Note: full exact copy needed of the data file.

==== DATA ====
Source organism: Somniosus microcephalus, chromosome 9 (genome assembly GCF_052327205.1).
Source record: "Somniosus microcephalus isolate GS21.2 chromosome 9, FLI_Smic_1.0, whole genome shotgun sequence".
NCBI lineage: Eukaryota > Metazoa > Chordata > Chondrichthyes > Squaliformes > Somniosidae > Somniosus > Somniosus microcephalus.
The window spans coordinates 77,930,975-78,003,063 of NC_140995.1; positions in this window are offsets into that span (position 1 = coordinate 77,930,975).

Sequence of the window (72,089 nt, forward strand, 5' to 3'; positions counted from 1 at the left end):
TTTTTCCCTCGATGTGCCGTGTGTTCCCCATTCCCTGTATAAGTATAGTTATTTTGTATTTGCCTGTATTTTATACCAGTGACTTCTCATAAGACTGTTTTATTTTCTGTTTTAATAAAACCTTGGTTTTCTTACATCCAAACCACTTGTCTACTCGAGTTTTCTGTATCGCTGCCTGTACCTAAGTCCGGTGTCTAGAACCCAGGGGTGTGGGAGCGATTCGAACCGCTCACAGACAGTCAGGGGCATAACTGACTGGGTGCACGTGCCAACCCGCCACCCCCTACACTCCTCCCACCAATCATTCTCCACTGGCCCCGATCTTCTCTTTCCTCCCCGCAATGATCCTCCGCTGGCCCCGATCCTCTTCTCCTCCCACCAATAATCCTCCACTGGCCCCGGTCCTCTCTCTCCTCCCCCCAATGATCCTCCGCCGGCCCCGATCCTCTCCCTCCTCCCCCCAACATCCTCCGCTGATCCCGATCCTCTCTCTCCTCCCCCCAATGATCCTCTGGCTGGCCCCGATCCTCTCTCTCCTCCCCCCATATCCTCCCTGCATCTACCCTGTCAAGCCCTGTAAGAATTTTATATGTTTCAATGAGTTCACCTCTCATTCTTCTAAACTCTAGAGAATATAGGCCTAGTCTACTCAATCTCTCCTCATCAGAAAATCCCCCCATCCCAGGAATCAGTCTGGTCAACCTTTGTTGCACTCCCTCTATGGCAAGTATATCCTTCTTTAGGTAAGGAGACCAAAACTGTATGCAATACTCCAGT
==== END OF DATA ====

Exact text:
Source organism: Somniosus microcephalus, chromosome 9 (genome assembly GCF_052327205.1).
Source record: "Somniosus microcephalus isolate GS21.2 chromosome 9, FLI_Smic_1.0, whole genome shotgun sequence".
NCBI lineage: Eukaryota > Metazoa > Chordata > Chondrichthyes > Squaliformes > Somniosidae > Somniosus > Somniosus microcephalus.
The window spans coordinates 77,930,975-78,003,063 of NC_140995.1; positions in this window are offsets into that span (position 1 = coordinate 77,930,975).

Sequence of the window (72,089 nt, forward strand, 5' to 3'; positions counted from 1 at the left end):
TTTTTCCCTCGATGTGCCGTGTGTTCCCCATTCCCTGTATAAGTATAGTTATTTTGTATTTGCCTGTATTTTATACCAGTGACTTCTCATAAGACTGTTTTATTTTCTGTTTTAATAAAACCTTGGTTTTCTTACATCCAAACCACTTGTCTACTCGAGTTTTCTGTATCGCTGCCTGTACCTAAGTCCGGTGTCTAGAACCCAGGGGTGTGGGAGCGATTCGAACCGCTCACAGACAGTCAGGGGCATAACTGACTGGGTGCACGTGCCAACCCGCCACCCCCTACACTCCTCCCACCAATCATTCTCCACTGGCCCCGATCTTCTCTTTCCTCCCCGCAATGATCCTCCGCTGGCCCCGATCCTCTTCTCCTCCCACCAATAATCCTCCACTGGCCCCGGTCCTCTCTCTCCTCCCCCCAATGATCCTCCGCCGGCCCCGATCCTCTCCCTCCTCCCCCCAACATCCTCCGCTGATCCCGATCCTCTCTCTCCTCCCCCCAATGATCCTCTGGCTGGCCCCGATCCTCTCTCTCCTCCCCCCATATCCTCCCTGCATCTACCCTGTCAAGCCCTGTAAGAATTTTATATGTTTCAATGAGTTCACCTCTCATTCTTCTAAACTCTAGAGAATATAGGCCTAGTCTACTCAATCTCTCCTCATCAGAAAATCCCCCCATCCCAGGAATCAGTCTGGTCAACCTTTGTTGCACTCCCTCTATGGCAAGTATATCCTTCTTTAGGTAAGGAGACCAAAACTGTATGCAATACTCCAGT